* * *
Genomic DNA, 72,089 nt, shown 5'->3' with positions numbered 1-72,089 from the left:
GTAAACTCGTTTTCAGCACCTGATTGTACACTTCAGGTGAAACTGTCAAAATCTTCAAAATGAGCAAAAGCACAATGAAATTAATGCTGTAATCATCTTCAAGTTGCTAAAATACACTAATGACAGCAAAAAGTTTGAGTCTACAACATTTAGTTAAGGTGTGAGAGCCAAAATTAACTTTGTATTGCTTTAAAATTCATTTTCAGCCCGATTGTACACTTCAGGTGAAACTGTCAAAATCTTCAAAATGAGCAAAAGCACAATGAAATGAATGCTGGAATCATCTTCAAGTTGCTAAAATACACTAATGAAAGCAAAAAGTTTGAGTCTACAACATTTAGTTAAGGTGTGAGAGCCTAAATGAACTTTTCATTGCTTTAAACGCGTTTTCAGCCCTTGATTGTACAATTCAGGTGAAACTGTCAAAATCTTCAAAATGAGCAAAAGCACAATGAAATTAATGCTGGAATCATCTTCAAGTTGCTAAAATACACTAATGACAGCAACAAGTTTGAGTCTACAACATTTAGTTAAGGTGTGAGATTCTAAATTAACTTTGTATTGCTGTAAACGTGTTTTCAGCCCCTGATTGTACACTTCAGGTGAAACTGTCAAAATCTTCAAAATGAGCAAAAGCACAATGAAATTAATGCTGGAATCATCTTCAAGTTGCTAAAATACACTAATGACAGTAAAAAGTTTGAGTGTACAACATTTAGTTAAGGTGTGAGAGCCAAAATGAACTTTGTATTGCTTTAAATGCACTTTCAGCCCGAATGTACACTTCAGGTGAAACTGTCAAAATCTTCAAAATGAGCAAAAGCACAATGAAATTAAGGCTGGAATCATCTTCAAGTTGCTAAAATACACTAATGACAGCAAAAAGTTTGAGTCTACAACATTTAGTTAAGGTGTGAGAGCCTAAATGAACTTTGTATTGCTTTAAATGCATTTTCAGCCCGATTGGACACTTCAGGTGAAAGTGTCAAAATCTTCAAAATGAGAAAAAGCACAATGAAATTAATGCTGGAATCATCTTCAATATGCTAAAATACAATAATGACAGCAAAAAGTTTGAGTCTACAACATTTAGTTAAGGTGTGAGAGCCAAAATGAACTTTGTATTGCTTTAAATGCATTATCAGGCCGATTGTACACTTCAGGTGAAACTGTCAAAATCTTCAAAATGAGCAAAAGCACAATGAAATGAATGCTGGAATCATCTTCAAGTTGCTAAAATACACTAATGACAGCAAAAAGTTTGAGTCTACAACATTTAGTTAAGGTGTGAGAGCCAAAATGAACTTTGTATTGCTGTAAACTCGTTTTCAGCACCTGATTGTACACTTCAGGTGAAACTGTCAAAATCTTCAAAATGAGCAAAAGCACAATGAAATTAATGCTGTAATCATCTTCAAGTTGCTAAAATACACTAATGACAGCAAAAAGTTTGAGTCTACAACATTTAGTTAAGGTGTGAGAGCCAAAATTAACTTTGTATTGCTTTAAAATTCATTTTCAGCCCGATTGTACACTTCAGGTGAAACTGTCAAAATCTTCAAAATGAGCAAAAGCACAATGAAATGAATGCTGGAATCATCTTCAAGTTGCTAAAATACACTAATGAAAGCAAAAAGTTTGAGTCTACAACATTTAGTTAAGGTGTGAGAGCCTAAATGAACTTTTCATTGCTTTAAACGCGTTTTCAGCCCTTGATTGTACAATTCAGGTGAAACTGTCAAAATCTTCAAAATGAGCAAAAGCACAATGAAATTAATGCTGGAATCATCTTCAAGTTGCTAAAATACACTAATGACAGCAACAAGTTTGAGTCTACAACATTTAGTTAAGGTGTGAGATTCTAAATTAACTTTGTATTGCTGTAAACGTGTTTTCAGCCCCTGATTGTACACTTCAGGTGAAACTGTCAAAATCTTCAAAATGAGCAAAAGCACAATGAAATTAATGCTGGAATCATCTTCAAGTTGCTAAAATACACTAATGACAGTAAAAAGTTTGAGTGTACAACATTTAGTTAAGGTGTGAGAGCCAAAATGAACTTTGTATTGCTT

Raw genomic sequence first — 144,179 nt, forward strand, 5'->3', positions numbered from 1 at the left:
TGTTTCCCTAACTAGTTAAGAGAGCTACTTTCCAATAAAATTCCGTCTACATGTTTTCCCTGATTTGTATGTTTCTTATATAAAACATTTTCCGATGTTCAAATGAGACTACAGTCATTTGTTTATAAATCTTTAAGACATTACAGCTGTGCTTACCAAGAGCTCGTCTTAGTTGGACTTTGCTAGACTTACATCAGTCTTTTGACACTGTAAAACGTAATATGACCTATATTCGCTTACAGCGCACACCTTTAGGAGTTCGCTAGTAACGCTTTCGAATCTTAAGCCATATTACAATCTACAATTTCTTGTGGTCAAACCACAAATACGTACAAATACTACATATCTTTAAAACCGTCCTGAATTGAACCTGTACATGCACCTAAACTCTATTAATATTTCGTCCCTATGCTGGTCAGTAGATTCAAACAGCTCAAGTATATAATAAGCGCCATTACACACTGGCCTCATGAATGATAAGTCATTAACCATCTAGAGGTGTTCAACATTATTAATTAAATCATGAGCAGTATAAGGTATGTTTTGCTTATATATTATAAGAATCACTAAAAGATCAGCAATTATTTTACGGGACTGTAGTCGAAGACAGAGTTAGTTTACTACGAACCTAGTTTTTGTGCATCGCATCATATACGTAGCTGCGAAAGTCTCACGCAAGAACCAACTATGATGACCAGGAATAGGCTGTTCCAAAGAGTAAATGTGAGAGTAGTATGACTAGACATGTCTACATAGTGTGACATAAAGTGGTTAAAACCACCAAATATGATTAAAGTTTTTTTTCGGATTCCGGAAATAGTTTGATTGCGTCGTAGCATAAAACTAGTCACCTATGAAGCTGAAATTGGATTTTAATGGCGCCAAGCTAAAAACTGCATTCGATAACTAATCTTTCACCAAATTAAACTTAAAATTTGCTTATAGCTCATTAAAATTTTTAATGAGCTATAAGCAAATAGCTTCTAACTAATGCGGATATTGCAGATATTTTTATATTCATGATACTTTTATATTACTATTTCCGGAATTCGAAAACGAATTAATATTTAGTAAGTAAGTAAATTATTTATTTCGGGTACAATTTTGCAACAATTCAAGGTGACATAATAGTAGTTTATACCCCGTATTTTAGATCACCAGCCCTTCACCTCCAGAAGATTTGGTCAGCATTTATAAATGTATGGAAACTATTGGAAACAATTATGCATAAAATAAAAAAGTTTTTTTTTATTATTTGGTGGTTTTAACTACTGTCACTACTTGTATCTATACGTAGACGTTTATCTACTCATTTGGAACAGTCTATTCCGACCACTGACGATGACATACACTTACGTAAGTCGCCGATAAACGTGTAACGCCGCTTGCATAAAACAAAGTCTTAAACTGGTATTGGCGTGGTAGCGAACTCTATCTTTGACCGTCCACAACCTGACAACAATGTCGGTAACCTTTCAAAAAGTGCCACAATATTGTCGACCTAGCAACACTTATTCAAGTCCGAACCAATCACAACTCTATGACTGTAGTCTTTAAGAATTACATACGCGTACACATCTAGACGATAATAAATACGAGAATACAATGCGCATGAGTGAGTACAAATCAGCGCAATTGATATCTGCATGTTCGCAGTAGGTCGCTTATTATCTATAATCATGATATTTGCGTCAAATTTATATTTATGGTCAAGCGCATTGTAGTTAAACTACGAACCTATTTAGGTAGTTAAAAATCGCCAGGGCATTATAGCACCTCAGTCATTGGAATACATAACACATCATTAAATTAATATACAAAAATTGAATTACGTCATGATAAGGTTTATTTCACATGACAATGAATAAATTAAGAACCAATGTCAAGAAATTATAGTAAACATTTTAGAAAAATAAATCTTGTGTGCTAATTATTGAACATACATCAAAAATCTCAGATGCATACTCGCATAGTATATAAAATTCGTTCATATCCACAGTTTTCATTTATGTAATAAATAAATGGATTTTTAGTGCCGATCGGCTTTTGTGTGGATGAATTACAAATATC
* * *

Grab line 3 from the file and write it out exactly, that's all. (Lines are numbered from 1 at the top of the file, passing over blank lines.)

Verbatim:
Raw genomic sequence first — 144,179 nt, forward strand, 5'->3', positions numbered from 1 at the left: